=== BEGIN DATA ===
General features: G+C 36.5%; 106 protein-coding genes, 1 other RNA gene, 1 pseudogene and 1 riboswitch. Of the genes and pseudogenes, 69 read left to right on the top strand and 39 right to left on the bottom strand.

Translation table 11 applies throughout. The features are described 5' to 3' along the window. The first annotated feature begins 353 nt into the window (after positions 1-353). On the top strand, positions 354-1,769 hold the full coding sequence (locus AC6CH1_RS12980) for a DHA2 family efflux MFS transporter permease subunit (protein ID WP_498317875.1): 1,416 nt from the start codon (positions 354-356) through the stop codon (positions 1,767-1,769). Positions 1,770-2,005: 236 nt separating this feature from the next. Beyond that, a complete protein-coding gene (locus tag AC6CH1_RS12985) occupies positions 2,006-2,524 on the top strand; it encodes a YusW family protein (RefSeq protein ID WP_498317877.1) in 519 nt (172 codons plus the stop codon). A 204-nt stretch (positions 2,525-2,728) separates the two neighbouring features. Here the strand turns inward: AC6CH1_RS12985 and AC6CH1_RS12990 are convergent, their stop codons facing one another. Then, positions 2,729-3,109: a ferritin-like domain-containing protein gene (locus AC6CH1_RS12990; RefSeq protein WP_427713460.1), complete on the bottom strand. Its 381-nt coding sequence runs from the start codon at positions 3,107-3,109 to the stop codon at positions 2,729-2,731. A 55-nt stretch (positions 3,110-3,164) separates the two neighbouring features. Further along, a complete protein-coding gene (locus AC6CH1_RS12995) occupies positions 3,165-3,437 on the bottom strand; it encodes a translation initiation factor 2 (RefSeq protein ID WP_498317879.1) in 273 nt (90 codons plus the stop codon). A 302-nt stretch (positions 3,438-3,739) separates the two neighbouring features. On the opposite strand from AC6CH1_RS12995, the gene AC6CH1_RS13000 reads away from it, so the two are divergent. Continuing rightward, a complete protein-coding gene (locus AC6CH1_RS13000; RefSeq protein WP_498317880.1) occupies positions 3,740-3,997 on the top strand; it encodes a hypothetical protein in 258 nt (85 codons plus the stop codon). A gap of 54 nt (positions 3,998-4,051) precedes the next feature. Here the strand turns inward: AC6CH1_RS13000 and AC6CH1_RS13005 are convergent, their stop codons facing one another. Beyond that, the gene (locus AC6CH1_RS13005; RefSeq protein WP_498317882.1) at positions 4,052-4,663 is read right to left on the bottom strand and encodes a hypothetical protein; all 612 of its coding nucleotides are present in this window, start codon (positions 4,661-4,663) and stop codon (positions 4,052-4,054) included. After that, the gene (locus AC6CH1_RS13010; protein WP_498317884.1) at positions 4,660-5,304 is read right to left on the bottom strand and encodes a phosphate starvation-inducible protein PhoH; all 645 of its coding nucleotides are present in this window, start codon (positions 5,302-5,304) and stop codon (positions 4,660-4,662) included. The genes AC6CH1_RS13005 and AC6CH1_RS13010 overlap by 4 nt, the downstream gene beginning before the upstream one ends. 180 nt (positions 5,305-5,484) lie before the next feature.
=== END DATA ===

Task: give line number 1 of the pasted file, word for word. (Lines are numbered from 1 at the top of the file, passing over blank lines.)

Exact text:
General features: G+C 36.5%; 106 protein-coding genes, 1 other RNA gene, 1 pseudogene and 1 riboswitch. Of the genes and pseudogenes, 69 read left to right on the top strand and 39 right to left on the bottom strand.